Humans are social beings and being connected with others is essential. Older adults have navigated changes in relationships, roles, social customs, and communication technologies throughout their entire life. Most older adults are embedded in a network of family, friends, neighbours, and community. But, for some, the story can be different.

 

It is estimated that 20% of older adults 65+ are socially isolated in Canada; and 8% can be considered very to extremely isolated  (Newall & Menec, 2019)

People may become socially isolated for various reasons. For older adults, declines in health and mobility, loss of a spouse, or losing a driver’s license are examples of major changes that can prevent people from being as socially active as they would like. With the COVID-19 pandemic, and the public health mandates to physically distance, social isolation has become more common.

AdobeStock_167319018_Preview_edited_edited.jpg

Social isolation refers to having little

to no contacts with family, friends, or neighbours and participating in few social activities.

 

Being socially isolated at any

age can negatively affect people’s physical health, mental health, and well-being.

WHY TARGETING ISOLATION?

Social isolation impacts people’s health and well-being. Societies miss out on the important contributions that older adults make. There are community programs and services that can help empower and support older adults to become more socially engaged.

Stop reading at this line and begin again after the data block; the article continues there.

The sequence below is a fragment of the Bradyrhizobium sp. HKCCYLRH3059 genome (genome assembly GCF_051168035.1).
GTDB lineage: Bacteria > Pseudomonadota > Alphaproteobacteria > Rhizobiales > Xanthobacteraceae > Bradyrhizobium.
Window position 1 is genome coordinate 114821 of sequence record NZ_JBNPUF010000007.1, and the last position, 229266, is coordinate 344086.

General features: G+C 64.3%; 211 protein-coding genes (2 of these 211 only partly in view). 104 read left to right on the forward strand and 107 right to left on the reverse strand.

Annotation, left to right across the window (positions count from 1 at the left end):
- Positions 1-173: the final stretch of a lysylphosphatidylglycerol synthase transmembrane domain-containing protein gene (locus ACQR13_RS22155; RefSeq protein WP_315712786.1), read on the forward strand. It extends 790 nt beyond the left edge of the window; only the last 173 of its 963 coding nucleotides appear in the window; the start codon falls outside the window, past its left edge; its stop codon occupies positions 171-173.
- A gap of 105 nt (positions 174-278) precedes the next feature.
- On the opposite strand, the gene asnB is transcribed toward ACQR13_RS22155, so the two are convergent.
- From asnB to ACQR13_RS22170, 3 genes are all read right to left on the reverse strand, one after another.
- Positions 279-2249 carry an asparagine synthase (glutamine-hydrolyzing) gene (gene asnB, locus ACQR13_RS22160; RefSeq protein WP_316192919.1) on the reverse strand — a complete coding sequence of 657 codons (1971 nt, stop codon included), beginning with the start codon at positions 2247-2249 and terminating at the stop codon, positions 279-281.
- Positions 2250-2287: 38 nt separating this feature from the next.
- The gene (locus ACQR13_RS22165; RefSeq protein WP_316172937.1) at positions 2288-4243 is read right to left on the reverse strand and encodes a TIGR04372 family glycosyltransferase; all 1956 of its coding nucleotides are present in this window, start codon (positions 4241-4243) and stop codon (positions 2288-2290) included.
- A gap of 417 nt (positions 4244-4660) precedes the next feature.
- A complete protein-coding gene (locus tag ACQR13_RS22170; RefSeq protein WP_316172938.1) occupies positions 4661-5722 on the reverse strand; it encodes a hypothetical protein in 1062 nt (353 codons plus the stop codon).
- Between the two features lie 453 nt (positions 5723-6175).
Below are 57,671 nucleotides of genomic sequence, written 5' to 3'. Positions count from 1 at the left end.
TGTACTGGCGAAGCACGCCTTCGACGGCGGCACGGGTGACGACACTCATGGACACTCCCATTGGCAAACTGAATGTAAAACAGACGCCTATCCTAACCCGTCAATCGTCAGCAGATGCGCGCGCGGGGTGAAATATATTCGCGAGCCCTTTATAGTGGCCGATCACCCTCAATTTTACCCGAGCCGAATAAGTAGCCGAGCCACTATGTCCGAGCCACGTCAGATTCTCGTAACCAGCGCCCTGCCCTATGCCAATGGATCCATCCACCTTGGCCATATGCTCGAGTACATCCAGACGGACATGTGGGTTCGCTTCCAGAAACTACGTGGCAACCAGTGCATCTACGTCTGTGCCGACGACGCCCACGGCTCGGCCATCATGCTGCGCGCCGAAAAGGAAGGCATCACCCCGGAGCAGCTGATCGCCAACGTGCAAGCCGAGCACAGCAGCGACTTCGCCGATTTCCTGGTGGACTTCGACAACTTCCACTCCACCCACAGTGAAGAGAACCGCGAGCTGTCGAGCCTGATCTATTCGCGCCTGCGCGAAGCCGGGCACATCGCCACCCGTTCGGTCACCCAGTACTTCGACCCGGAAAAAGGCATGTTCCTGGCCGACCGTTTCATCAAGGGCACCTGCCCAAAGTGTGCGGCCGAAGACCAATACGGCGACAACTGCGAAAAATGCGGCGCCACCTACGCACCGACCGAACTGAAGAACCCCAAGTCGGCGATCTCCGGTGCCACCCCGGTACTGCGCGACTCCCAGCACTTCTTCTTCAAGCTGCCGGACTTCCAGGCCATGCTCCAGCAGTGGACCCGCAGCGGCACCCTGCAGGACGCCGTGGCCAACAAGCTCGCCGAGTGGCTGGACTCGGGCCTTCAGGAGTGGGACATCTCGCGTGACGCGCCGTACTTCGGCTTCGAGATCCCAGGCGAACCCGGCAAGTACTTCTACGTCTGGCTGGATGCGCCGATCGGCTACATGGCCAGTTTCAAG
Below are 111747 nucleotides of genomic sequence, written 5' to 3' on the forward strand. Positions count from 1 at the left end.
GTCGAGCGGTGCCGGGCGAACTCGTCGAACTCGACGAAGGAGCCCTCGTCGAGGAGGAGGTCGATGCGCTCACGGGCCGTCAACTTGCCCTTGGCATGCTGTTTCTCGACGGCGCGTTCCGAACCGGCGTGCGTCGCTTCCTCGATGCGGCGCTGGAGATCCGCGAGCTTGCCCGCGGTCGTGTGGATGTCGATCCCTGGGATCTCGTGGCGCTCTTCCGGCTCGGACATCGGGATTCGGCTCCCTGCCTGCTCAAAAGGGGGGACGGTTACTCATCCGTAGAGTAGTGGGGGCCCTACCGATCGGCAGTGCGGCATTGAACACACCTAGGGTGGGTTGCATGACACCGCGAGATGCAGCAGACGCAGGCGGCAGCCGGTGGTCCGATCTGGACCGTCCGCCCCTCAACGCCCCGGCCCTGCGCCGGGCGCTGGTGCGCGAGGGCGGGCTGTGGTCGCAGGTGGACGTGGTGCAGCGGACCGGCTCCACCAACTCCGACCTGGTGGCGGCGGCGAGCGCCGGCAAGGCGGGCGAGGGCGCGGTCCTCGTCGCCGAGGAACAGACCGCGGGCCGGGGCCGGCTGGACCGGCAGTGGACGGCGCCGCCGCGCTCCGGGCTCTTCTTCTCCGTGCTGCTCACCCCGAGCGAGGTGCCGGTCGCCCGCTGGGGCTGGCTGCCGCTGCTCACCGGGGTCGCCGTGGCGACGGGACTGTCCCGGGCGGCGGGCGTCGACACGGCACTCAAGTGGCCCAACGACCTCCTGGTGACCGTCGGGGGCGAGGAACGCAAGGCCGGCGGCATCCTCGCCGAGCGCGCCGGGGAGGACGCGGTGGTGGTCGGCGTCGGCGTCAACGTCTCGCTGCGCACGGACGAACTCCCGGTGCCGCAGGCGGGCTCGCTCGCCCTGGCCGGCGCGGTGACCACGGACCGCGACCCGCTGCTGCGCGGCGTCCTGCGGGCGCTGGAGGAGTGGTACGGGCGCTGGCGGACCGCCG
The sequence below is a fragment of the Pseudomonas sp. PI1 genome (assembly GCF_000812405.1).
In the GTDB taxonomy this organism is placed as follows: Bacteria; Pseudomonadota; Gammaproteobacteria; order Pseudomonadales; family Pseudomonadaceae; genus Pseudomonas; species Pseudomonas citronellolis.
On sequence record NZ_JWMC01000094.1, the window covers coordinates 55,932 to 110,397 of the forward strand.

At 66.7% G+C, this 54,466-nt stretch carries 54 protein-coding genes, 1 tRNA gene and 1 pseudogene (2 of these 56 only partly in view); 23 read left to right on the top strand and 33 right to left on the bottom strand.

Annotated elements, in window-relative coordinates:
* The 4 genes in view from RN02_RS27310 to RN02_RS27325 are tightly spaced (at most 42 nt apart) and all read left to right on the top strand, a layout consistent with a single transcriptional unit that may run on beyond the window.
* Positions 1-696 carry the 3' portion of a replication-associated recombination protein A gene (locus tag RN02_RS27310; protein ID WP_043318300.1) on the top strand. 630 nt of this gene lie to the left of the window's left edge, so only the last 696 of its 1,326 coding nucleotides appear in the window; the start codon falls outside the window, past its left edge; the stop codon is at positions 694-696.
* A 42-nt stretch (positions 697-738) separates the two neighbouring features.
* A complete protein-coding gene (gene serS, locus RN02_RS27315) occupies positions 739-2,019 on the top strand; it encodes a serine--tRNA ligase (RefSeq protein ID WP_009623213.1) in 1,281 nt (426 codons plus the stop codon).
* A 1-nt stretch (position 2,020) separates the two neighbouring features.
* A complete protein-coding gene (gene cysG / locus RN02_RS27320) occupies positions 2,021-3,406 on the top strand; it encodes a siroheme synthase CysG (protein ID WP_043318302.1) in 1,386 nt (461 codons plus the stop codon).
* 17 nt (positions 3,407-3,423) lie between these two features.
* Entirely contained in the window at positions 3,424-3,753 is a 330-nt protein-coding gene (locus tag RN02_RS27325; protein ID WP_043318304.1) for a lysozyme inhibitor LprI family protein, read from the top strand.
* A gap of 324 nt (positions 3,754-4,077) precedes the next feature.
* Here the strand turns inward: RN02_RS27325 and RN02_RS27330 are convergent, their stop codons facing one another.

Targeting Isolation provides information, resources, and training opportunities on what social isolation is, how it can impact health and well-being, and ways of connecting to community resources.

ABOUT

TARGETING ISOLATION

  • Helping people identify and better understand social isolation

  • Training Community Connectors to connect socially isolated older individuals to community resources

  • Working with organizations that help reduce older people’s social isolation

Targeting Isolation is led by researchers from the University of Manitoba and Brandon University and is part of the Aging Well Together Coalition funded by the Federal Government of Canada’s New Horizon Program.

Caregiver_edited_edited.jpg